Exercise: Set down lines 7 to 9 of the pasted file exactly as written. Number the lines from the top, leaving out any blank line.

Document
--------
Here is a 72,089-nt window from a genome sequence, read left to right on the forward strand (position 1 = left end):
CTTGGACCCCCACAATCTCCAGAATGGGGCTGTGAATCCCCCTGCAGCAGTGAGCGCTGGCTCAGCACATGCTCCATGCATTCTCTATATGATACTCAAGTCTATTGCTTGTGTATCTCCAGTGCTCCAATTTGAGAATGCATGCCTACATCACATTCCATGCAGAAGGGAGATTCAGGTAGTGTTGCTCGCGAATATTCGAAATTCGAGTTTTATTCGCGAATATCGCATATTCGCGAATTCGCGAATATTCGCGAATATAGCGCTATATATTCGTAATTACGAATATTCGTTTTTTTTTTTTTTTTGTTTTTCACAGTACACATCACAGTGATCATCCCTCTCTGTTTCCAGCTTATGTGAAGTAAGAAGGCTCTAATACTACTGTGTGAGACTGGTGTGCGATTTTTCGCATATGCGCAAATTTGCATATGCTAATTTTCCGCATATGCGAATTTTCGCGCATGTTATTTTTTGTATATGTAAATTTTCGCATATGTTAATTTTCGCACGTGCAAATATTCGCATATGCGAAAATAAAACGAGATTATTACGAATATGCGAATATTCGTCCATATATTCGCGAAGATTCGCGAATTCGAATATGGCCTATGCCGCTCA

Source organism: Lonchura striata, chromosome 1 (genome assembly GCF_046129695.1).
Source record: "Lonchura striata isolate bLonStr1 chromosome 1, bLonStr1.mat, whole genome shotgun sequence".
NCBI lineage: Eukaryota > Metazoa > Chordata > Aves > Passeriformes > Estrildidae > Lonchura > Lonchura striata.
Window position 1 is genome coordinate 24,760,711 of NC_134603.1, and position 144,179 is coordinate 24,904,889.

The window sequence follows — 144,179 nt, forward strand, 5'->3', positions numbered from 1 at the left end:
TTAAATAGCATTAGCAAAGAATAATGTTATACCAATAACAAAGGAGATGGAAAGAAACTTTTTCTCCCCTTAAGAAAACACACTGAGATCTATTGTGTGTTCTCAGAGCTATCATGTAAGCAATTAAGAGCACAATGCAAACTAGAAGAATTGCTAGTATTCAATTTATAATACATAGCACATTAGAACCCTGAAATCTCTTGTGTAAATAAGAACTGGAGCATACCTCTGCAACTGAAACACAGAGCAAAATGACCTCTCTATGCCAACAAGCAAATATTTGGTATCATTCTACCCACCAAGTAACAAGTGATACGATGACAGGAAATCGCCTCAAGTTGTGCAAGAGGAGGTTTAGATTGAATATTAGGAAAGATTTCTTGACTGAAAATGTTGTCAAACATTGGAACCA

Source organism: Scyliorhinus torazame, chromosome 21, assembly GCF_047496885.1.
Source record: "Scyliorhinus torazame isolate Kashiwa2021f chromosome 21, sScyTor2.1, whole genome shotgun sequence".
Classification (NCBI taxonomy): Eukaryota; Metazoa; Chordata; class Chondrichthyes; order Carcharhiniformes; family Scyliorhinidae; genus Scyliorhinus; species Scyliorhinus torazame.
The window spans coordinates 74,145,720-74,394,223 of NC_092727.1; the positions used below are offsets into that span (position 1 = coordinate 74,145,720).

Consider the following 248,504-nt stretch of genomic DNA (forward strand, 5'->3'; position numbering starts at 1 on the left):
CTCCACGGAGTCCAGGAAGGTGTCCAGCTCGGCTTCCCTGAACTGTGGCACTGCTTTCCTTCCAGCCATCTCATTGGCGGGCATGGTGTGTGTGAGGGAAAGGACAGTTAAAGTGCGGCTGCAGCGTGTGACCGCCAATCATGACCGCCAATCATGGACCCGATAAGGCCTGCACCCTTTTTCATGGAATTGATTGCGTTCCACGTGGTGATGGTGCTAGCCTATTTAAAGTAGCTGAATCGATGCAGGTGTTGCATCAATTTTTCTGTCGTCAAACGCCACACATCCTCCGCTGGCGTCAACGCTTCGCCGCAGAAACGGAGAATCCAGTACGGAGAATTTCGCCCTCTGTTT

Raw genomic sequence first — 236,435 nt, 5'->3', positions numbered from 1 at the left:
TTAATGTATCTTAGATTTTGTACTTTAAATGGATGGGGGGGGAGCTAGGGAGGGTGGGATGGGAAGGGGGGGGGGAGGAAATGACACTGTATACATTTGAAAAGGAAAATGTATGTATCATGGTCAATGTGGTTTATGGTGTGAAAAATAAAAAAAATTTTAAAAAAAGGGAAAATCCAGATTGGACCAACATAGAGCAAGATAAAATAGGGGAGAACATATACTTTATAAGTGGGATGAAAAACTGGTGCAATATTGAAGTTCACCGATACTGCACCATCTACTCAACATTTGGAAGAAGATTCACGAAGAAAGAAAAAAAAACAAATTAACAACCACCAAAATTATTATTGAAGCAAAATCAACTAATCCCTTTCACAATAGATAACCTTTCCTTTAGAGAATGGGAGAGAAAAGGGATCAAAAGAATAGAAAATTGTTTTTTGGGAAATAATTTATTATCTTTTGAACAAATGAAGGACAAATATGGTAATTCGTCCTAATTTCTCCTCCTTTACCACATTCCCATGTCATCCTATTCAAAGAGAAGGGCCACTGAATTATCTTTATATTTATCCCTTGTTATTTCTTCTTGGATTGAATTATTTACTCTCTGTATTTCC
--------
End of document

The window sequence follows — 144,179 nt, forward strand, 5'->3', positions numbered from 1 at the left end:
TTAAATAGCATTAGCAAAGAATAATGTTATACCAATAACAAAGGAGATGGAAAGAAACTTTTTCTCCCCTTAAGAAAACACACTGAGATCTATTGTGTGTTCTCAGAGCTATCATGTAAGCAATTAAGAGCACAATGCAAACTAGAAGAATTGCTAGTATTCAATTTATAATACATAGCACATTAGAACCCTGAAATCTCTTGTGTAAATAAGAACTGGAGCATACCTCTGCAACTGAAACACAGAGCAAAATGACCTCTCTATGCCAACAAGCAAATATTTGGTATCATTCTACCCACCAAGTAACAAGTGATACGATGACAGGAAATCGCCTCAAGTTGTGCAAGAGGAGGTTTAGATTGAATATTAGGAAAGATTTCTTGACTGAAAATGTTGTCAAACATTGGAACCA

Source organism: Scyliorhinus torazame, chromosome 21, assembly GCF_047496885.1.